Isabela Onyshko had been to national and international gymnastics events before, but nothing compared to the Commonwealth Games.
The 16-year-old Brandonite competed at a pair of World Cup events earlier this season and medalled at both. The Commonwealth Games, which wrapped up on Aug. 3 in Glasgow, Scotland, were Onyshko’s first multi-sport event, and it was bigger than what she thought. The crowds were bigger and were interested in a variety of sports as opposed to just gymnastics.
It caught her off-guard when she first stepped on the floor for the gymnastics qualifiers, but she managed to fight off the nerves and qualify for the all-around and beam finals.
"Maybe I didn’t consciously realize it affected me that first day, but I think it did," she said. "I think I just got out there and was like, ‘Oh my God, what do I do? There’s so many people.’ I think after that first day you knew what to expect and it was definitely easier going into the stadium after the first day."
Onyshko helped the Canadian women finish fourth in the team event, only 0.532 points behind Wales for a bronze medal. She also finished seventh in the all-around final with a score of 52.565 and in the beam final with 12.666 points.
While she earned some solid scores, Onyshko admits there’s room to improve.
"It was an OK performance. It wasn’t my best," she said. "There were some good things. It was my first time performing a new floor routine and that went well. Bars was a bit rough both days. It sort of had its ups and downs."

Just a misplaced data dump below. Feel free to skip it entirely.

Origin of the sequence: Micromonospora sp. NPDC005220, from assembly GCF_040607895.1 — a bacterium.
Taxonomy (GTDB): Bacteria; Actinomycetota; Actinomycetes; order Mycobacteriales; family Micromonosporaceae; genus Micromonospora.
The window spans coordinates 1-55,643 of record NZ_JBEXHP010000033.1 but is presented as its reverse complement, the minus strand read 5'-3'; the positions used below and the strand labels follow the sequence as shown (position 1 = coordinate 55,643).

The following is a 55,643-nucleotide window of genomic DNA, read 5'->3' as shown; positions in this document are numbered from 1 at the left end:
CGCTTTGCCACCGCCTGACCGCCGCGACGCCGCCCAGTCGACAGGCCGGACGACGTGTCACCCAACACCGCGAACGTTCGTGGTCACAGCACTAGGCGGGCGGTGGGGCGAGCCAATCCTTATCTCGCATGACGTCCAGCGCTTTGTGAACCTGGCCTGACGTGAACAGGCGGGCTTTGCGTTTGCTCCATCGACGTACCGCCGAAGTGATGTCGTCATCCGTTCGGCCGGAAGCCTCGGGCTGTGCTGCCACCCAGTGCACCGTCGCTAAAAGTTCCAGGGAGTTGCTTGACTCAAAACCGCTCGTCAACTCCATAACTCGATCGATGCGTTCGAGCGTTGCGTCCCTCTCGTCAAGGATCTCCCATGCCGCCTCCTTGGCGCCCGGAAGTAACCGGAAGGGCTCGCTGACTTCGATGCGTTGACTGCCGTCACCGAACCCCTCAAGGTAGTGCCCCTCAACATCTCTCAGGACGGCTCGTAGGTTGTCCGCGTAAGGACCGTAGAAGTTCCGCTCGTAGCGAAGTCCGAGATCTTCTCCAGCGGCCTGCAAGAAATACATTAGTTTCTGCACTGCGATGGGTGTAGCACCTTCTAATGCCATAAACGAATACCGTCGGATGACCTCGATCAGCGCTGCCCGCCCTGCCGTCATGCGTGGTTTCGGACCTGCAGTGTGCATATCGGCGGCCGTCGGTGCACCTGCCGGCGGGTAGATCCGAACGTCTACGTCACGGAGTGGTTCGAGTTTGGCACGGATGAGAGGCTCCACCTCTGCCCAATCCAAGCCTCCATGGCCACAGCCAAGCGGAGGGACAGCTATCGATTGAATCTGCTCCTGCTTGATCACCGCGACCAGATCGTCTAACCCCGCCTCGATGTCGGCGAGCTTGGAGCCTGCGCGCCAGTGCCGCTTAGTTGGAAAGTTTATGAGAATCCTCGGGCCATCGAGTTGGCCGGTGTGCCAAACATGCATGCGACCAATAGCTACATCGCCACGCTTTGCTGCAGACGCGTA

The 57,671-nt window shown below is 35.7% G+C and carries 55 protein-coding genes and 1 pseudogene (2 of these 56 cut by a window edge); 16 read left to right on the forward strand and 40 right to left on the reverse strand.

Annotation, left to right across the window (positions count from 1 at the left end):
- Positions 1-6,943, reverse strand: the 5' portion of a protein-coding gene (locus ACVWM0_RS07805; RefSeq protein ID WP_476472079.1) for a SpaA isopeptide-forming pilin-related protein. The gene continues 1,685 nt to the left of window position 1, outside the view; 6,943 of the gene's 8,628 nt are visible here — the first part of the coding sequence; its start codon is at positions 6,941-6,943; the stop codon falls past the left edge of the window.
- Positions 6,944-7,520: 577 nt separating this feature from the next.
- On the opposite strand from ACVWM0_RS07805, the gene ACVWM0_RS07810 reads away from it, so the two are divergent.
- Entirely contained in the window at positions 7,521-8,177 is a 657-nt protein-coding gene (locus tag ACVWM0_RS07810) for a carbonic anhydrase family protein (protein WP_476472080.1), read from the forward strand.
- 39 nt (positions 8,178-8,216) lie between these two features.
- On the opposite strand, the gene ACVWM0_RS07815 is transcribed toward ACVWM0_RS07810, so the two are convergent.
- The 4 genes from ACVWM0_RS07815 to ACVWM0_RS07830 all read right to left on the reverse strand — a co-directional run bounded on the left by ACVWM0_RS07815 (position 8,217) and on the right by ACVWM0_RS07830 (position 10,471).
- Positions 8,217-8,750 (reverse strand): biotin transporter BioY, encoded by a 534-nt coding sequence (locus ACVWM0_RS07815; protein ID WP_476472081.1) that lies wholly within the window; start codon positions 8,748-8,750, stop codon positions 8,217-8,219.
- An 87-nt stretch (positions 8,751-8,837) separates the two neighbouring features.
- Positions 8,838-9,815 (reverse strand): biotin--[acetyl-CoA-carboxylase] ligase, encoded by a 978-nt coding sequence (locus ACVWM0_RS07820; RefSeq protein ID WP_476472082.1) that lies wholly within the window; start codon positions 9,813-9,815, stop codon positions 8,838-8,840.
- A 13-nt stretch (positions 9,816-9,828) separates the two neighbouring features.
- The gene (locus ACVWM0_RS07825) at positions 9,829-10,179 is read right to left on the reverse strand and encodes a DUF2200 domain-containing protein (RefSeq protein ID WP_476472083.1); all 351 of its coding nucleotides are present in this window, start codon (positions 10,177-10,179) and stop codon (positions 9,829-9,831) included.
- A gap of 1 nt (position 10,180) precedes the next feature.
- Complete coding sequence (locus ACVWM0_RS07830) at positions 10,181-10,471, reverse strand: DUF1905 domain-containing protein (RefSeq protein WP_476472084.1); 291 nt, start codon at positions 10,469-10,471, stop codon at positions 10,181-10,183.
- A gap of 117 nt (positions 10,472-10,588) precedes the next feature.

The Canadian gymnasts were busy during the Games and as a result Onyshko didn’t get to cheer on Canada’s other athletes in their events. She did, however, cheer them on from the athletes’ lounge.
She didn’t get to explore Glasgow much either, but she did enjoy walking out as part of the Canadian contingent during the opening ceremony.
As the youngest Canadian athlete there, Onyshko treated the Games as a learning experience, and there were many lessons learned, including how to handle large crowds as well as constantly being around four other athletes and preparing for the competition.
"All five of us girls were in the same room, so we had to deal with sharing a room and doing your own thing and stuff like that," Onyshko said. "When I travel by myself I do my own thing, but with four other girls it’s really hard."
The most important lesson for her routines came from Canadian teammate Ellie Black, who won gold, silver and bronze medals and finished fourth in two other events. Onyshko plans to use that lesson as she tries to make the Canadian team that will participate in the world championships in China in October.
"I think how to deal with higher pressure situations and something I’m still trying to convince myself of is to go out there and do my thing," she said. "When we had a team meeting, Ellie said she tries to do her thing and go for it like she’s at the gym. That’s something I took away and I’m trying to allow myself to do that. It was definitely a strong message there."